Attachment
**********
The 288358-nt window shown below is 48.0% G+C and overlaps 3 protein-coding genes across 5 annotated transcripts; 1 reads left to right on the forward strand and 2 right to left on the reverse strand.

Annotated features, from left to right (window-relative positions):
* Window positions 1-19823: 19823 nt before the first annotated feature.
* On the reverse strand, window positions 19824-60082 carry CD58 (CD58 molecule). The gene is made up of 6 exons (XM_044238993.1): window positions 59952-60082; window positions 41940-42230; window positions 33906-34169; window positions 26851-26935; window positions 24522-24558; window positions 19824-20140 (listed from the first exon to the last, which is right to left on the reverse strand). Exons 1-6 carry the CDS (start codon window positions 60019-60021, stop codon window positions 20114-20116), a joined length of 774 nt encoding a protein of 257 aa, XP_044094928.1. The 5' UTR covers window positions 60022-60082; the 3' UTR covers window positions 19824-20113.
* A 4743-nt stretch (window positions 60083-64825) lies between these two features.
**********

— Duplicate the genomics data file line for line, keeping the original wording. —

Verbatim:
The 288358-nt window shown below is 48.0% G+C and overlaps 3 protein-coding genes across 5 annotated transcripts; 1 reads left to right on the forward strand and 2 right to left on the reverse strand.

Annotated features, from left to right (window-relative positions):
* Window positions 1-19823: 19823 nt before the first annotated feature.
* On the reverse strand, window positions 19824-60082 carry CD58 (CD58 molecule). The gene is made up of 6 exons (XM_044238993.1): window positions 59952-60082; window positions 41940-42230; window positions 33906-34169; window positions 26851-26935; window positions 24522-24558; window positions 19824-20140 (listed from the first exon to the last, which is right to left on the reverse strand). Exons 1-6 carry the CDS (start codon window positions 60019-60021, stop codon window positions 20114-20116), a joined length of 774 nt encoding a protein of 257 aa, XP_044094928.1. The 5' UTR covers window positions 60022-60082; the 3' UTR covers window positions 19824-20113.
* A 4743-nt stretch (window positions 60083-64825) lies between these two features.